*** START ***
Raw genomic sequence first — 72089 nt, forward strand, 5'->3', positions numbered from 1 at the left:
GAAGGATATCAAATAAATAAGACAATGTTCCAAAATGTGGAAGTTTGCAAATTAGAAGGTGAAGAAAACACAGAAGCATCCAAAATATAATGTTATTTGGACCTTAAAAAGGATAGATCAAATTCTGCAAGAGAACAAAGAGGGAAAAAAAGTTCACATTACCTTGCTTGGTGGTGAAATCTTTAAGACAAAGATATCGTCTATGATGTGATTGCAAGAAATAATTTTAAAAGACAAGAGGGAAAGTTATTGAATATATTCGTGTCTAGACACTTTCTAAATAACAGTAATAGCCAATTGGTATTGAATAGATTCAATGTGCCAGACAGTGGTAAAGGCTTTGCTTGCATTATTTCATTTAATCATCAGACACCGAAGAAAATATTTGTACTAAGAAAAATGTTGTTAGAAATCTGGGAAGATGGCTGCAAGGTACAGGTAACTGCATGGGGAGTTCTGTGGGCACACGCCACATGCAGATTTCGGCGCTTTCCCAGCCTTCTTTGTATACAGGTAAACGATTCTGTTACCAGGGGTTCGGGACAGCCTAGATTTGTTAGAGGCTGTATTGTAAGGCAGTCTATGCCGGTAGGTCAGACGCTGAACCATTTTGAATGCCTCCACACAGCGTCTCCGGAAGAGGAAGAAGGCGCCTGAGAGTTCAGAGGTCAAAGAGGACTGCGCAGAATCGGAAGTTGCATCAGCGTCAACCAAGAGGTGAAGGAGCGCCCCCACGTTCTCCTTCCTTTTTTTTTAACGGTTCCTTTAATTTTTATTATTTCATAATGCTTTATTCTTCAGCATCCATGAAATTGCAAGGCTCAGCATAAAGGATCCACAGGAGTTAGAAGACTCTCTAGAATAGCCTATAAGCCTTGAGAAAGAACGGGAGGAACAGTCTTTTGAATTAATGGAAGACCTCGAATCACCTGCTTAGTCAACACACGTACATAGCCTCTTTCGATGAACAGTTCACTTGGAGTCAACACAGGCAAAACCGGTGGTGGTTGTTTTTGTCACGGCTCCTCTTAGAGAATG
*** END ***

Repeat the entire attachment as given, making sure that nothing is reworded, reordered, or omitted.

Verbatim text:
Raw genomic sequence first — 72089 nt, forward strand, 5'->3', positions numbered from 1 at the left:
GAAGGATATCAAATAAATAAGACAATGTTCCAAAATGTGGAAGTTTGCAAATTAGAAGGTGAAGAAAACACAGAAGCATCCAAAATATAATGTTATTTGGACCTTAAAAAGGATAGATCAAATTCTGCAAGAGAACAAAGAGGGAAAAAAAGTTCACATTACCTTGCTTGGTGGTGAAATCTTTAAGACAAAGATATCGTCTATGATGTGATTGCAAGAAATAATTTTAAAAGACAAGAGGGAAAGTTATTGAATATATTCGTGTCTAGACACTTTCTAAATAACAGTAATAGCCAATTGGTATTGAATAGATTCAATGTGCCAGACAGTGGTAAAGGCTTTGCTTGCATTATTTCATTTAATCATCAGACACCGAAGAAAATATTTGTACTAAGAAAAATGTTGTTAGAAATCTGGGAAGATGGCTGCAAGGTACAGGTAACTGCATGGGGAGTTCTGTGGGCACACGCCACATGCAGATTTCGGCGCTTTCCCAGCCTTCTTTGTATACAGGTAAACGATTCTGTTACCAGGGGTTCGGGACAGCCTAGATTTGTTAGAGGCTGTATTGTAAGGCAGTCTATGCCGGTAGGTCAGACGCTGAACCATTTTGAATGCCTCCACACAGCGTCTCCGGAAGAGGAAGAAGGCGCCTGAGAGTTCAGAGGTCAAAGAGGACTGCGCAGAATCGGAAGTTGCATCAGCGTCAACCAAGAGGTGAAGGAGCGCCCCCACGTTCTCCTTCCTTTTTTTTTAACGGTTCCTTTAATTTTTATTATTTCATAATGCTTTATTCTTCAGCATCCATGAAATTGCAAGGCTCAGCATAAAGGATCCACAGGAGTTAGAAGACTCTCTAGAATAGCCTATAAGCCTTGAGAAAGAACGGGAGGAACAGTCTTTTGAATTAATGGAAGACCTCGAATCACCTGCTTAGTCAACACACGTACATAGCCTCTTTCGATGAACAGTTCACTTGGAGTCAACACAGGCAAAACCGGTGGTGGTTGTTTTTGTCACGGCTCCTCTTAGAGAATG